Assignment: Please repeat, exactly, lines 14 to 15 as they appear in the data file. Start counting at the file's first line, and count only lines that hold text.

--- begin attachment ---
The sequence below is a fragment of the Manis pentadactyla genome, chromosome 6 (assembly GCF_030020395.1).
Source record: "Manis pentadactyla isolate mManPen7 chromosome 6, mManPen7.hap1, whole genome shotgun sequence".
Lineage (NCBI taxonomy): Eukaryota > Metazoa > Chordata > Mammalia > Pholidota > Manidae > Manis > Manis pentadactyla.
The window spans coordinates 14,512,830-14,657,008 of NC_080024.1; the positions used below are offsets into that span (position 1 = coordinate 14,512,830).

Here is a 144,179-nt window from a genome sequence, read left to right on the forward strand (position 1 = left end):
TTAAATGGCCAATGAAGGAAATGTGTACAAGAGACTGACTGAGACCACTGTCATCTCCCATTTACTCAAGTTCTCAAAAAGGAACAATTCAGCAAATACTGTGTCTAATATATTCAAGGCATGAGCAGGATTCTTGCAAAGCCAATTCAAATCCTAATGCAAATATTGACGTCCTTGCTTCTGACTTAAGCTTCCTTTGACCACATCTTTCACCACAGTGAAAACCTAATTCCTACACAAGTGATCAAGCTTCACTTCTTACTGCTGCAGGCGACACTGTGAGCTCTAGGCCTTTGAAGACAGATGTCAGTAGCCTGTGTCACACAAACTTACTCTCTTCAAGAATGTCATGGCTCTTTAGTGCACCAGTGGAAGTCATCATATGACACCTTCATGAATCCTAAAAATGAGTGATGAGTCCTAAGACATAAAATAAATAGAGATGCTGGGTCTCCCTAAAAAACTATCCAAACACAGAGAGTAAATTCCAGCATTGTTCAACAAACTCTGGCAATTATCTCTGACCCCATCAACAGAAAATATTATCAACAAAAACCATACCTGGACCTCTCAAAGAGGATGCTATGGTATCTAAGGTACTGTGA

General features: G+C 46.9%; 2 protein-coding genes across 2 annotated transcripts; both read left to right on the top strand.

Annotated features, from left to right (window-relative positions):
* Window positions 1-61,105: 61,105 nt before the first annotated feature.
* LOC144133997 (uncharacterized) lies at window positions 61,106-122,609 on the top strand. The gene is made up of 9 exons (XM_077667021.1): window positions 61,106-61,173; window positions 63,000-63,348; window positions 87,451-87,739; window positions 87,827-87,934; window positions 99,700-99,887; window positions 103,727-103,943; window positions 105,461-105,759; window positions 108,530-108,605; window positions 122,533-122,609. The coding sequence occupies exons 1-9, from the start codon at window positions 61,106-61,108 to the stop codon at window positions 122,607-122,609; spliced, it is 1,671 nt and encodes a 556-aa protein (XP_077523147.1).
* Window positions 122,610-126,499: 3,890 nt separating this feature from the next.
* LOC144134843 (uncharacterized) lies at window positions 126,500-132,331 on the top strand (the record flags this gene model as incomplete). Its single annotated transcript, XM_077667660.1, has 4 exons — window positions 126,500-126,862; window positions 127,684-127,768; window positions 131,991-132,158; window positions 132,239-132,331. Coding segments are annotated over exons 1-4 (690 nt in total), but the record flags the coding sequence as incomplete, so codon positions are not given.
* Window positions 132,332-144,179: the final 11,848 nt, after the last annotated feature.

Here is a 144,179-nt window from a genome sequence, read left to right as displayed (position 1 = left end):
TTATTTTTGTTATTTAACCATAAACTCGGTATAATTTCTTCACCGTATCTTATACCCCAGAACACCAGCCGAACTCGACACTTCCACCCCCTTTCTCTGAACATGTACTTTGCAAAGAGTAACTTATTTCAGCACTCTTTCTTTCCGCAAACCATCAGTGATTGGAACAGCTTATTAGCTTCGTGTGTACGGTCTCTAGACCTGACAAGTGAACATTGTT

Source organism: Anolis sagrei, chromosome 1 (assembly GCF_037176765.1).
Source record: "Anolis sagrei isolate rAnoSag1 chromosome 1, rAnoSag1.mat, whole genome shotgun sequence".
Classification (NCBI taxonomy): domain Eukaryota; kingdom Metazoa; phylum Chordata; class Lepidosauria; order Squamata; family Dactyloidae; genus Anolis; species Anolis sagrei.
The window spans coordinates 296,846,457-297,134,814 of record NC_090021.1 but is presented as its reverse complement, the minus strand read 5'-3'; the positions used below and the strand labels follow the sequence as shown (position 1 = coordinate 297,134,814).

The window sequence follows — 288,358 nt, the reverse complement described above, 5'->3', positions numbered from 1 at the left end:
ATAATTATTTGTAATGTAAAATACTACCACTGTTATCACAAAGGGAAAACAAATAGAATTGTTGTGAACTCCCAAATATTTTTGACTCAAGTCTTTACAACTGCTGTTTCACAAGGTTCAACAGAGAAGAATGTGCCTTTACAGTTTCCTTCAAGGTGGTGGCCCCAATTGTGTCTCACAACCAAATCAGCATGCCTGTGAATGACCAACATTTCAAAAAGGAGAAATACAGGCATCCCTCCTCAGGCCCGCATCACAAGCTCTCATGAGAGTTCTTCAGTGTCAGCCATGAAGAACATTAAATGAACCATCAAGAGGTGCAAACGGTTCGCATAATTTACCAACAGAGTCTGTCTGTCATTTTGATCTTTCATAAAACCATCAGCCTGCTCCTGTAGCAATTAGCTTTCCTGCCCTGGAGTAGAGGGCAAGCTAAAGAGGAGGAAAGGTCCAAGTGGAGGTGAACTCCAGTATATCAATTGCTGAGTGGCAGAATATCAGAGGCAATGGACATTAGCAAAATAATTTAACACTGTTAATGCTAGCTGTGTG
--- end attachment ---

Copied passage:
Here is a 144,179-nt window from a genome sequence, read left to right as displayed (position 1 = left end):
TTATTTTTGTTATTTAACCATAAACTCGGTATAATTTCTTCACCGTATCTTATACCCCAGAACACCAGCCGAACTCGACACTTCCACCCCCTTTCTCTGAACATGTACTTTGCAAAGAGTAACTTATTTCAGCACTCTTTCTTTCCGCAAACCATCAGTGATTGGAACAGCTTATTAGCTTCGTGTGTACGGTCTCTAGACCTGACAAGTGAACATTGTT